It will be seen the testimony of the witnesses on the question of mental capacity is not in full accord, though the proof offered by appellees' witnesses, if believed, clearly shows that at the times related by them deceased was capable of and did transact his ordinary business affairs. His business ability was not refuted by appellant in any way. It has often been held that one possessing mental capacity to transact ordinary business has sufficient testamentary capacity. Ring v. Lawless, 190 Ill. 520; Chandler v. Fisher, 290 id. 440; Carnahan v. Hamilton, 265 id. 508.

The belief of a person upon religious or political questions cannot be made a test of his sanity. ( Carnahan v. Hamilton, supra.) The question whether or not the testator had sufficient testamentary capacity, as shown by the proof offered on the trial, was one for the jury to decide. Where the testimony is conflicting it is the special province of the jury to determine its weight and correctness. The verdict of a jury, when approved by the trial judge, should not be disturbed by a reviewing court unless the record clearly shows it is contrary to the weight of the evidence. ( Carney v. Sheedy, 295 Ill. 78; Blackhurst v. James, 304 id. 586.) We are unable to say the evidence is insufficient to warrant the conclusion reached by the jury and approved by the trial court. Appellant says the judgment of the county court finding Belz insane in 1886 not having been rescinded, reversed or otherwise legally superseded, as provided by the next to the last sentence of section 11 of chapter 85, (Cahill's Stat. 1923,) is conclusive of his continued mental condition. Such a record, when properly introduced in evidence in a will contest, is not conclusive on the question of insanity at the time of making the will but is to be considered by the jury for what it is worth. Holliday v. Shepherd, 269 Ill. 429; In re Estate of Weedman, 254 id. 504.

Appellant contends the affidavits of the two subscribing witnesses should not have been admitted in evidence when objections thereto were made, because the affidavits, dated March 10, 1922, do not comply with section 2 of chapter 148, in that the word "believe" was used instead of "believed." Both of the subscribing witnesses testified at length on the trial as to their acquaintance and association with the testator covering a long period of years prior to the execution of the will. The testimony of one of the subscribing witnesses clearly manifests his belief in the testator's soundness of mind at all times during his acquaintance of twenty-five years. The evidence given by the other subscribing witness shows, to our minds, that he always thought the testator was of sound mind. If the affidavits were defective in the use of the word "believe" under the holding of Britt v. Darnell, 315 Ill. 385, their introduction, alone, could have had no prejudicial effect upon appellant's case in view of the fact that the same proof was made in more thorough detail by the subscribing witnesses themselves at the trial. The testimony of witnesses for appellees who related their respective business dealings with decedent or their association and acquaintance with him, thereby showing their opportunity of becoming able to form and have an opinion as to his mental capacity, was competent and properly permitted on the trial. Snell v. Weldon, 239 Ill. 279; Speirer v. Curtis, 312 id. 152.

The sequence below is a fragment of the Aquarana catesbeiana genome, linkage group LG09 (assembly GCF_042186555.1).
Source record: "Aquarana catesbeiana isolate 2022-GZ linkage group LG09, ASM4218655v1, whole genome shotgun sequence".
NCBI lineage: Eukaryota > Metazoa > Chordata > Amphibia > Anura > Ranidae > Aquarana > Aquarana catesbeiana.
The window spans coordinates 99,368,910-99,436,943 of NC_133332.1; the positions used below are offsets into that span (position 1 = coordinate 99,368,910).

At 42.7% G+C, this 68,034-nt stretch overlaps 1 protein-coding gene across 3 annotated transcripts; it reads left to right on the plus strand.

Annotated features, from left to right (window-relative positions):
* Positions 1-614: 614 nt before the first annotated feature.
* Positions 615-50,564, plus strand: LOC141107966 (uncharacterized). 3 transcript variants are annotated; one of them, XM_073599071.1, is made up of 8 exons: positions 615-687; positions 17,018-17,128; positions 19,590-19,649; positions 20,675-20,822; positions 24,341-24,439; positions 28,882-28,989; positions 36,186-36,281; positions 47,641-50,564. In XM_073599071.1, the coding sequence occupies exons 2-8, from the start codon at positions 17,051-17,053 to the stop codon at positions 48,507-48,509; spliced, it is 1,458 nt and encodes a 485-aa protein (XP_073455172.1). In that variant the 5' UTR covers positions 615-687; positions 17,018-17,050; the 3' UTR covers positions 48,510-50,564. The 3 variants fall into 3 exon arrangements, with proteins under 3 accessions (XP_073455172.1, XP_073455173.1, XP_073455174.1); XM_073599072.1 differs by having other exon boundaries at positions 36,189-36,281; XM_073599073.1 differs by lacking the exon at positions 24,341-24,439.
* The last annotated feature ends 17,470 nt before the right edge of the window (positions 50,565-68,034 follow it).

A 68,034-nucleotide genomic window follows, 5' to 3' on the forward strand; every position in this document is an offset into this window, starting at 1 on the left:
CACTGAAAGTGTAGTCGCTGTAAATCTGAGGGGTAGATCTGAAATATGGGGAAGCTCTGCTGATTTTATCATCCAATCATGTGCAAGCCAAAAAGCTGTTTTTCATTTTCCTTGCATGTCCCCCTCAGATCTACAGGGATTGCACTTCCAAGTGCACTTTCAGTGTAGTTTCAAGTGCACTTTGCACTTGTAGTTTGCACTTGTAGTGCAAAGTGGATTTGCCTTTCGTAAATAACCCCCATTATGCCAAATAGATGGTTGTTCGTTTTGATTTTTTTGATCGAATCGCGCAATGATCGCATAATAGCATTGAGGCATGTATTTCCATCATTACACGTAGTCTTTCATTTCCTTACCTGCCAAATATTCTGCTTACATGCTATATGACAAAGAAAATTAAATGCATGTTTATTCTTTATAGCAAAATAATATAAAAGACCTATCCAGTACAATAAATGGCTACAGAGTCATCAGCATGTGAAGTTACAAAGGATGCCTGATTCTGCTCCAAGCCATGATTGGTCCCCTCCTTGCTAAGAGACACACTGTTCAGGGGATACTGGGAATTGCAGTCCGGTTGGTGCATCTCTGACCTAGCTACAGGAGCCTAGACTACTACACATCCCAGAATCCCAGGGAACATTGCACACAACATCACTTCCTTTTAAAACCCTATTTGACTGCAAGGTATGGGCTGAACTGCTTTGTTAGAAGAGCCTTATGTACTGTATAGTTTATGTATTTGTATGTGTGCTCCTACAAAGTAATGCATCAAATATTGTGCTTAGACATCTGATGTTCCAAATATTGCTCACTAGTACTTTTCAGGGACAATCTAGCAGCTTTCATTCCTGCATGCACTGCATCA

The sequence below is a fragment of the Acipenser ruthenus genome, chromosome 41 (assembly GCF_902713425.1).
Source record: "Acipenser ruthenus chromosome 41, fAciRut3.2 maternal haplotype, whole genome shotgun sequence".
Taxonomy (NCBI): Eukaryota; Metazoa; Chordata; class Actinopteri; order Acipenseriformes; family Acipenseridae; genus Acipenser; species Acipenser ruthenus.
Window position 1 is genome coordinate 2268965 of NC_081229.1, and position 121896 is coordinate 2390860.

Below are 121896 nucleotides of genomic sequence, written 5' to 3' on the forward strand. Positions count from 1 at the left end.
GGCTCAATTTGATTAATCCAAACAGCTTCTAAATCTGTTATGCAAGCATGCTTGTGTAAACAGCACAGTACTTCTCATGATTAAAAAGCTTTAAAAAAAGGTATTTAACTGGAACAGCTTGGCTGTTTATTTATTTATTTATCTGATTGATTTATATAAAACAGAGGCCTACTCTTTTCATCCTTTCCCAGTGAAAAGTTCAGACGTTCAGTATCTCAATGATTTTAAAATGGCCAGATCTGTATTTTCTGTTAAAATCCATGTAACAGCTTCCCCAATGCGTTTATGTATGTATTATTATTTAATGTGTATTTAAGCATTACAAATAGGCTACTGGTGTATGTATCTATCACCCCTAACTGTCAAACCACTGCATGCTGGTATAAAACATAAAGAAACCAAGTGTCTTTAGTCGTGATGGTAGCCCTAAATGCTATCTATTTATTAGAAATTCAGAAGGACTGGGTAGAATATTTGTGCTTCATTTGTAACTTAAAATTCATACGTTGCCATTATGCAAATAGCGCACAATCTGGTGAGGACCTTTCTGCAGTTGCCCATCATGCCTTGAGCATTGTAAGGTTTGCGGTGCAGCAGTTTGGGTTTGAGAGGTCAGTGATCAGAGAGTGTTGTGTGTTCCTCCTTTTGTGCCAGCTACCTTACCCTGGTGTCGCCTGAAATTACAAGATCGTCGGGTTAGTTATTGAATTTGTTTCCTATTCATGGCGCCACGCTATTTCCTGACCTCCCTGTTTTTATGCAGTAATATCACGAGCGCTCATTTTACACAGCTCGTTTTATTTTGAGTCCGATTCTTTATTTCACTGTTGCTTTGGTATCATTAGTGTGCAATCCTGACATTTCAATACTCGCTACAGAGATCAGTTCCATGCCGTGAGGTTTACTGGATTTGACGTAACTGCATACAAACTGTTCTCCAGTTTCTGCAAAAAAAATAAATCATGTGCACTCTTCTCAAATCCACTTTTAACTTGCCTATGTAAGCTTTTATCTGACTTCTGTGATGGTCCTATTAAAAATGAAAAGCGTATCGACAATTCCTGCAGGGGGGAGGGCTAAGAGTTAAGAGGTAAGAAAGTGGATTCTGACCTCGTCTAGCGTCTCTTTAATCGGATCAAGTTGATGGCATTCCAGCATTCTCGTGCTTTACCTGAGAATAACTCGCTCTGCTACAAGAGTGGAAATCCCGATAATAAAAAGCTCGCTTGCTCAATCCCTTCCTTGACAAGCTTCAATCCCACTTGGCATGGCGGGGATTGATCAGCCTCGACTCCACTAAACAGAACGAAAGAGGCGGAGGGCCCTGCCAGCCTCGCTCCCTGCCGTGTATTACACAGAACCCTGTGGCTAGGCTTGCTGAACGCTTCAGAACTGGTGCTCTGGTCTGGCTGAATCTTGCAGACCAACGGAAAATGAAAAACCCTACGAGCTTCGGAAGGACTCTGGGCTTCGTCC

Appellant complains of the court's refusal to exclude from the jury the testimony of one of the subscribing witnesses relative to deceased showing to witness, about six weeks before the death of deceased, a pencil draft of his will which was almost identical in the disposition of his property as the will here involved. The deceased at the time said it was his will, and wanted the witness to read it and say what he thought of it. The declarations of a testator, made either before or after the execution of an alleged will, as to his testamentary intentions, are competent on the question of his testamentary capacity. Hurley v. Caldwell, 244 Ill. 448; Kellan v. Kellan, 258 id. 256; Kimber v. Kimber, 317 id. 561.

It is also urged by appellant that the court erred in giving and refusing instructions. We have examined all the instructions, and those given by the court, considering them as a series, advised the jury sufficiently and correctly upon the law applicable to the case. We see no prejudicial error in the instructions given to the jury.

The decree of the circuit court will be affirmed.

Decree affirmed.

Summaries of

Belz v. Piepenbrink

Supreme Court of Illinois
Oct 28, 1925
149 N.E. 483 (Ill. 1925)

In Belz v. Piepenbrink, 318 Ill. 528, the court said, (p. 535): "Appellant says the judgment of the county court finding Belz insane in 1886 not having been rescinded, reversed or otherwise legally superseded, as provided by the next to the last sentence of section 11 of chapter 85, (Cahill's Stat. 1923,) is conclusive of his continued mental condition.

Summary of this case from Lindberg v. Mutural Nat. Bank
Case details for

Belz v. Piepenbrink

Case Details

Full title:FRANCIS BELZ, Appellant, vs. Louis H. PIEPENBRINK, Exr., et al. Appellees

Court:Supreme Court of Illinois

Date published: Oct 28, 1925


149 N.E. 483 (Ill. 1925)
149 N.E. 483